Chief security officers (and CIOs, CISOs) have never had it so tough. Not only do they have all the traditional responsibilities to take care of such as day-to-day operations safeguarding the corporation’s physical assets, and crisis management, but now all of that has to be done under a cyber security threat environment that’s orders of magnitude more dangerous than ever before.
Consider ransomware, which first appeared in 1989 when the AIDS Trojan was created by a biologist, Joseph L. Popp. He distributed 20,000 infected floppy disks to attendees of the World Health Organization’s AIDS conference. After recipients rebooted 90 times, this virus would encrypt the C: drive and demand $189 be sent to the PC Cyborg Corporation via a P.O. box in Panama. That said, the simple encryption method used meant it was fairly easy to recover the content without paying the ransom.
Fast forward to today and ransomware has become one of the greatest network security threats organizations have to deal with because it has become that much more complicated. It’s distributed at a high speed via the internet and private networks and uses military-grade encryption. Worse still, today’s threat actors demand multimillion-dollar ransoms and ransomware is expected to cost businesses around $20 billion this year and more than $265 billion by 2031. The biggest ransomware payout so far this year was from the insurance company, CNA Financial, ironically known for selling cyber insurance, who paid out $40 million for a single ransomware attack in March 2021.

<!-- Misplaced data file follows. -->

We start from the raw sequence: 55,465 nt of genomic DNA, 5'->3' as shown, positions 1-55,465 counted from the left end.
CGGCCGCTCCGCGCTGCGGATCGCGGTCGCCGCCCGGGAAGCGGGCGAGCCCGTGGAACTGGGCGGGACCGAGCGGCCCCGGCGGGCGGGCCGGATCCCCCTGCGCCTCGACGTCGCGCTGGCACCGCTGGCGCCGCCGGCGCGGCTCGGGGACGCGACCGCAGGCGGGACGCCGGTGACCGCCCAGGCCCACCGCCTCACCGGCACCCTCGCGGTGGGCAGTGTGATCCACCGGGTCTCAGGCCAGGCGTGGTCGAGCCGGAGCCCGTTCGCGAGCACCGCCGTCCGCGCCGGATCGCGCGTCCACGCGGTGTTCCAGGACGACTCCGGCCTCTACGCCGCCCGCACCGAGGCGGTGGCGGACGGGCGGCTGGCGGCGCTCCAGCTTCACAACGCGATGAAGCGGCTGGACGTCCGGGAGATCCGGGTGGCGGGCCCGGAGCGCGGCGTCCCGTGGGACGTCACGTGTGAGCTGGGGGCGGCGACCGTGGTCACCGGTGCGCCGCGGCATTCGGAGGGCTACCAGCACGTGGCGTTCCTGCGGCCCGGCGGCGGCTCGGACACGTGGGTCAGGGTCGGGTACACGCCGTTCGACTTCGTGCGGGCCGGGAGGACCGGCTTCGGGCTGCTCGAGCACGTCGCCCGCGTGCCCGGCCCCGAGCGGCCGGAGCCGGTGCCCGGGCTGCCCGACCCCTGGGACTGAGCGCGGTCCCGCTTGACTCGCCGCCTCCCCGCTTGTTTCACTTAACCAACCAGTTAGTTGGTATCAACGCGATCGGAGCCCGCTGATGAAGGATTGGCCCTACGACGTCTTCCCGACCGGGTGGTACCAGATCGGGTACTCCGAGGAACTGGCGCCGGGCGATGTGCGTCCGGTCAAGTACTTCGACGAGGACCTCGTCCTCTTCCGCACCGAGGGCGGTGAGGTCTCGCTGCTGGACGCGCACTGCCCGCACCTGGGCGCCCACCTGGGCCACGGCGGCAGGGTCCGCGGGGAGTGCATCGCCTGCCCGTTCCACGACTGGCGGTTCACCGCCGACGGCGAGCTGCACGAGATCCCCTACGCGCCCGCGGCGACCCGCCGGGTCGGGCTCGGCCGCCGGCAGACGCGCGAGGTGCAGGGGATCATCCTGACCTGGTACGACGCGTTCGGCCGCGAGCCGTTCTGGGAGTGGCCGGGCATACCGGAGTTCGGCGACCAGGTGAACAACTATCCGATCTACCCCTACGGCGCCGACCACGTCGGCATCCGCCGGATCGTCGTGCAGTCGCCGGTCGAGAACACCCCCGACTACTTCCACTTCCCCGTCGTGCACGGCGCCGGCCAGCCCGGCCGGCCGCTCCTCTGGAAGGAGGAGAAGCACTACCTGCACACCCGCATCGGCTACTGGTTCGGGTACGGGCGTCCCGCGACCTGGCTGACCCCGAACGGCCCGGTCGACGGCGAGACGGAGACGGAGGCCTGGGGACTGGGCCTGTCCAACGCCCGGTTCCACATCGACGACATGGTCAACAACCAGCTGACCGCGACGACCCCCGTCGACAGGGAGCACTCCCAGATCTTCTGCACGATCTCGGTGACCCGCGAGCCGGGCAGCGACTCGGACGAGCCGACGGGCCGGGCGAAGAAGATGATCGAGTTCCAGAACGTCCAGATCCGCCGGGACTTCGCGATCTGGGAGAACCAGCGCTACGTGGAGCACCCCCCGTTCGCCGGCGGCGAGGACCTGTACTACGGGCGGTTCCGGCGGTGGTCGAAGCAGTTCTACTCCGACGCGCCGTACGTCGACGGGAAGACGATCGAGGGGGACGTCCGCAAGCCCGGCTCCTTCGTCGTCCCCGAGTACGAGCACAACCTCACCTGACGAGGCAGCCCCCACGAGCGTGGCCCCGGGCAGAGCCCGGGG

But ransomware is only one of the many threats organizations have to deal with. There are also distributed denial of service (DDoS) attacks and Man in the Middle (MitM) attacks, social engineering, insider threats, malware or ransomware, spyware, password attacks, advanced persistent threats (APTs) and those are just the most common network security threats.
Planning for Security
So, what is a CSO to do? Here are seven strategies to make your organization (and your job) safer from the countless network security threats you’ll be facing in the near future:
1. Create a “Security First” Culture
The problem for CSOs is that while most employees have some basic knowledge of cyber security best practices, that is pretty much all they have. Without ongoing training, knowledge testing and awareness, staff behavior is one of the biggest security risks your organization faces.
A study by Accenture revealed that less than half of new employees receive cyber security training and regular updates throughout their career; only four in ten respondents said insider threat programs were a high priority; and even though almost three-quarters of respondents agreed that “cyber security staff and activities need to be dispersed throughout the organization,” cyber security is a centralized function in 74 percent of companies.
Creating a robust and distributed digital immune system with a radical re-engineering of staff behavior is required. Business leaders need to have accountability for security. Security teams need to collaborate with business leaders to create and implement security policies that will actually work, and those policies need to be routinely re-evaluated and tested.